10 December 2021
[...] A figure in the report implies that Bunge owns a significant amount of land. It is unclear from the report and the figure where this data comes from, or the nature of that land. [...] Bunge does not own farms or plantations. Nevertheless, the possibility of human rights violations in our supply chains is taken very seriously. Bunge expects our supply chain partners and business partners to adhere to the principles in our Code of Conduct, including the commitment to uphold human rights, to treat their employees with dignity and respect and to comply with applicable employment laws. The Company does not tolerate any supplier who knowingly employs or exploits children or uses forced labor, or who engages in other forms of exploitation, including against human rights defenders.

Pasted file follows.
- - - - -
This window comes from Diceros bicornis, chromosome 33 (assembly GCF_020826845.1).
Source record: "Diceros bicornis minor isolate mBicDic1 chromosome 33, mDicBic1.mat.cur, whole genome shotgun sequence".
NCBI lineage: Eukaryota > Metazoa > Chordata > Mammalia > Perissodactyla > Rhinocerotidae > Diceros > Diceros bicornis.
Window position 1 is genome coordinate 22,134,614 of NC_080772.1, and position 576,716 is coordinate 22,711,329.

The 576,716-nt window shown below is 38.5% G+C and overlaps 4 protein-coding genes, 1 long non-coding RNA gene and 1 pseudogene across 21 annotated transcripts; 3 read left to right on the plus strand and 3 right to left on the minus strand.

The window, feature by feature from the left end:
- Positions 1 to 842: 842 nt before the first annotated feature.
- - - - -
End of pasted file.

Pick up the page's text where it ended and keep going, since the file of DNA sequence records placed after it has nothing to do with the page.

In our value chains where the potential for human rights risks are most prominent – chiefly our tropical oils business, including shea from West Africa and palm from Southeast Asia – we have developed robust processes to identify and investigate allegations of human rights violations and take steps to stop confirmed cases. For instance, our publicly available palm grievance list displays current and recent incidents. Our Palm Oil Sourcing Policy lays out expectations of our suppliers to comply with Bunge’s NDPE commitments (no deforestation, no peat, no exploitation).
[full response attached]